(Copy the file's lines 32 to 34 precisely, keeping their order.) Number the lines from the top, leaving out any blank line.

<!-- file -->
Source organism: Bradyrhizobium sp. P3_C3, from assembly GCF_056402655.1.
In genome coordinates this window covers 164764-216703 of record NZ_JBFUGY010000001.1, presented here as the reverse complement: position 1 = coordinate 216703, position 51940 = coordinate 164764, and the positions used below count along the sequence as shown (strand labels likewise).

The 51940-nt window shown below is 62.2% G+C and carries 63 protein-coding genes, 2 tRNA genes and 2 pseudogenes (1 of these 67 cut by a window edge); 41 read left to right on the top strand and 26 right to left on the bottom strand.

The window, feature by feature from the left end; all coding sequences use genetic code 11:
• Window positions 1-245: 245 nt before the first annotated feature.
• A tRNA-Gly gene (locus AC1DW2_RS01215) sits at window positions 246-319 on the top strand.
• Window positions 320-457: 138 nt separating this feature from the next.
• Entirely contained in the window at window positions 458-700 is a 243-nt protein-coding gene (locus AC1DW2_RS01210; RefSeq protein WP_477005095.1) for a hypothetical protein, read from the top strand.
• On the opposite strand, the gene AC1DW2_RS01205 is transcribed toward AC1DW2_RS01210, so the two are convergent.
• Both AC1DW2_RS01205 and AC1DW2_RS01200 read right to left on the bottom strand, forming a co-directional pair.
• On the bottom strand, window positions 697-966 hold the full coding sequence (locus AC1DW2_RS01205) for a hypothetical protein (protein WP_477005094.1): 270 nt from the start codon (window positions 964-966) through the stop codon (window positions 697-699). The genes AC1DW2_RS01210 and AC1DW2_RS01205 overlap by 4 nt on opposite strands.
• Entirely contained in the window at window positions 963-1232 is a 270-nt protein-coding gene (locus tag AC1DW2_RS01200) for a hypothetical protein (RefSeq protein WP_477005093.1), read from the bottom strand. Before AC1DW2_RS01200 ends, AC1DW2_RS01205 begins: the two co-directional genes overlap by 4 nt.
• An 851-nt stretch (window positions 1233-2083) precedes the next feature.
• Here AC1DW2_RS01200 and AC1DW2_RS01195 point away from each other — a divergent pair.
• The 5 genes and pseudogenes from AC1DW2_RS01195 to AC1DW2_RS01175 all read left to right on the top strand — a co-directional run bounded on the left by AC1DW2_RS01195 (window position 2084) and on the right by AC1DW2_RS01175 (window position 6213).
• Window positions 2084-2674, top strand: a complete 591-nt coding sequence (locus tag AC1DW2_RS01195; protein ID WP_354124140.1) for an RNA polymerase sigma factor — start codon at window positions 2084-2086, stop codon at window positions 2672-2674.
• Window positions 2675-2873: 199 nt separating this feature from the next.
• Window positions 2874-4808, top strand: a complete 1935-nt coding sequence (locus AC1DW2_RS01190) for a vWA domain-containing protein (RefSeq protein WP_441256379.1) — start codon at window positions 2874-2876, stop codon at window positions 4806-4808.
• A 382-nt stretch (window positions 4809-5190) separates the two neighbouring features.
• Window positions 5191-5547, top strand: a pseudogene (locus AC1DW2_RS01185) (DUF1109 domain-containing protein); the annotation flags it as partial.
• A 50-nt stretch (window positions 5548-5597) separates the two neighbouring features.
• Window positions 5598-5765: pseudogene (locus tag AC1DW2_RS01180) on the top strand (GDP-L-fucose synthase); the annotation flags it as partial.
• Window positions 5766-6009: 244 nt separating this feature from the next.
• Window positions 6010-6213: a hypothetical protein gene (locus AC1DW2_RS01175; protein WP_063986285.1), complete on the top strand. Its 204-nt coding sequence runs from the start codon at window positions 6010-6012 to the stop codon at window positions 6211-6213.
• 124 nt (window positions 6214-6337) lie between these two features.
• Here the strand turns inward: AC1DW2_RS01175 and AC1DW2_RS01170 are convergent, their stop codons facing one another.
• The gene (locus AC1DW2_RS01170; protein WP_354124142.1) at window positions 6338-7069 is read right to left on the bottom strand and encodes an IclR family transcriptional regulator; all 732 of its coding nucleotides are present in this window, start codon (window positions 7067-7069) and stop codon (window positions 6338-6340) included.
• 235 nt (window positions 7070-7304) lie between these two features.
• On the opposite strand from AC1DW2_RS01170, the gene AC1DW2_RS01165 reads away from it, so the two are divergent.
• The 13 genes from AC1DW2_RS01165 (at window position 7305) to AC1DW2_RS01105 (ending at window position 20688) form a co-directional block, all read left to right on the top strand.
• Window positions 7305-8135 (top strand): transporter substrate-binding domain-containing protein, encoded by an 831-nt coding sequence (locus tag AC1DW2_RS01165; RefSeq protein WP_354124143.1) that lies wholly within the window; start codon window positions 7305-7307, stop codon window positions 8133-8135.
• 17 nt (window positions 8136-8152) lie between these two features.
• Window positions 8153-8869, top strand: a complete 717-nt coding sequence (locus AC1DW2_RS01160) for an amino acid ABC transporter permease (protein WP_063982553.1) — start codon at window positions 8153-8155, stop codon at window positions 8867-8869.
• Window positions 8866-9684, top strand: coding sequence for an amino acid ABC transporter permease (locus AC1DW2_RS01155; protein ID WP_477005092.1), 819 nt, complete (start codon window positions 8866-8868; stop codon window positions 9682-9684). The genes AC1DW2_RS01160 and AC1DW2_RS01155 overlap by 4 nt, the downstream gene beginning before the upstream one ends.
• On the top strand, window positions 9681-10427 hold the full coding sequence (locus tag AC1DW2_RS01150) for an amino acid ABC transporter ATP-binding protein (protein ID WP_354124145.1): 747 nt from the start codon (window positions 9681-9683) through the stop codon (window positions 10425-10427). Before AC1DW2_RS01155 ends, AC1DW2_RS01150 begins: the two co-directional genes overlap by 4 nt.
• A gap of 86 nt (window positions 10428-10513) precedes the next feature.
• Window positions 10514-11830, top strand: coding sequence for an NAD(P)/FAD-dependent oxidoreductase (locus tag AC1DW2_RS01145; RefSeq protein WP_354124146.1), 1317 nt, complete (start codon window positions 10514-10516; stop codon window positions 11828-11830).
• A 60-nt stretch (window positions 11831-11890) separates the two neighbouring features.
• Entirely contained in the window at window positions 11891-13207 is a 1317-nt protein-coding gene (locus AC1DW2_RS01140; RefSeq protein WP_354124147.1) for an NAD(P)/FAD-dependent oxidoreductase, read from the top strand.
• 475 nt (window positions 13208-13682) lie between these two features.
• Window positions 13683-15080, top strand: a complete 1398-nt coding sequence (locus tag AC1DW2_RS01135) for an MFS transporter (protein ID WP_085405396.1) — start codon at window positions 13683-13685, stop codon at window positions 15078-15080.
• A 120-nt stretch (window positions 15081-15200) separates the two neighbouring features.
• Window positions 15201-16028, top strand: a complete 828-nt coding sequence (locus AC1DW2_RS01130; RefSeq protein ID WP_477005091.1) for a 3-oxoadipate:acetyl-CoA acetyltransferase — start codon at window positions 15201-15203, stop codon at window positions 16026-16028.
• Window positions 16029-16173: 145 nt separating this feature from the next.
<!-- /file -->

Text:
• 17 nt (window positions 8136-8152) lie between these two features.
• Window positions 8153-8869, top strand: a complete 717-nt coding sequence (locus AC1DW2_RS01160) for an amino acid ABC transporter permease (protein WP_063982553.1) — start codon at window positions 8153-8155, stop codon at window positions 8867-8869.
• Window positions 8866-9684, top strand: coding sequence for an amino acid ABC transporter permease (locus AC1DW2_RS01155; protein ID WP_477005092.1), 819 nt, complete (start codon window positions 8866-8868; stop codon window positions 9682-9684). The genes AC1DW2_RS01160 and AC1DW2_RS01155 overlap by 4 nt, the downstream gene beginning before the upstream one ends.